IS applications for competitive advantage

The scope and role of IS management in the organization

Business process reengineering as it relates to IS

Systems analysis and design

Managerial issues in application development

Decentralization, downsizing and outsourcing

IS planning

IS as an investment vehicle

End-user computing

 

Please select five feature-length articles on any combination of the above topics, summarize each article and critique its assumptions, methodology and conclusions. A list of some IS publications follows. You are welcome to use other professional publications as sources when they publish substantive articles on the above topics. For example, The Wall Street Journal and Fortune occasionally have feature-length IS articles. However, at least three of the five articles you review must come from academic research journals such as the MIS Quarterly rather than from trade publications such as InfoWorld.

Your paper should be about 15 pages long (about 3 pages per article reviewed), with a complete bibliography. The summary and critique sections are weighted equally for grading purposes.

 Place a copy of each article reviewed in an appendix at the end of the paper.

 

SOME IS-RELATED JOURNALS

AND OTHER PERIODICALS

Accounting, Management and Information Technologies

ACM Journal of Computer Documentation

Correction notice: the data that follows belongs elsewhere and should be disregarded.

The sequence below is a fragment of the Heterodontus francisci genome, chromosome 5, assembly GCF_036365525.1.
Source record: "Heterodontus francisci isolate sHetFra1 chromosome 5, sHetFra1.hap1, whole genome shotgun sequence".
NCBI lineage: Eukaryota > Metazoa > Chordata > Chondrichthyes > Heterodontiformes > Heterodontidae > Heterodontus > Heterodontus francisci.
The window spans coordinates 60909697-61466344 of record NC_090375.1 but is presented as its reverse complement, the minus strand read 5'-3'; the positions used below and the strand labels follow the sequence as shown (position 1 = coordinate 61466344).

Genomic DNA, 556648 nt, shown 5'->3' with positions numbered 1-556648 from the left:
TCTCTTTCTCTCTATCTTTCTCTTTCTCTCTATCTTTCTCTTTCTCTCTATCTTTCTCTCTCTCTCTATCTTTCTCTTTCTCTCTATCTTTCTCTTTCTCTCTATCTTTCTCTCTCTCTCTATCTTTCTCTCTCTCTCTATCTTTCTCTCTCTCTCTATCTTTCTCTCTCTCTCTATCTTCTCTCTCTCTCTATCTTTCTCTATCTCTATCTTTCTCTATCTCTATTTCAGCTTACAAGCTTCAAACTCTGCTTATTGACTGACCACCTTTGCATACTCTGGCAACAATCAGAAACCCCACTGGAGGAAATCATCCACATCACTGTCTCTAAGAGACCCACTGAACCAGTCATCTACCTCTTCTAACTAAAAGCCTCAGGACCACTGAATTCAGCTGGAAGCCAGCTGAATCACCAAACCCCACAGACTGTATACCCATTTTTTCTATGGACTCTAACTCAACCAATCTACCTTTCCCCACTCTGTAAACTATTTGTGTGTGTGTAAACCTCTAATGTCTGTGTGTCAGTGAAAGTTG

ACM SIGCPR Computer Personnel Review

ACM SIGGRAPH Computer Graphics Bulletin

ACM SIGICE Bulletin

ACM SIGMETRICS Performance Evaluation Review

ACM SIGSMALL/PC Notes

ACM SIGSOFT Notes

ACM Transactions on Computer Systems

ACM Transactions on Information Systems

ACM Transactions on Modeling and Computer Simulation

ACM Transactions on Software Engineering and Methodology

Administrative Science Quarterly

Applied Computing Review

California Computer News

Computer-Aided Design

Computer Client/Server Journal

Computer Design

Computer Graphics World

Computer Journal

Computer/Law Journal

ComputerWorld

Computers and Security

Corporate Security

Decision Sciences

Decision Support Systems

EDP Auditor Journal

Expert Systems

IEEE Computer Graphics and Applications

IEEE Multimedia

IEEE Transactions on Neural Networks

IEEE/ACM Transactions on Networking

IEEE Transactions on Software Engineering

IEEE Computer Graphics and Applications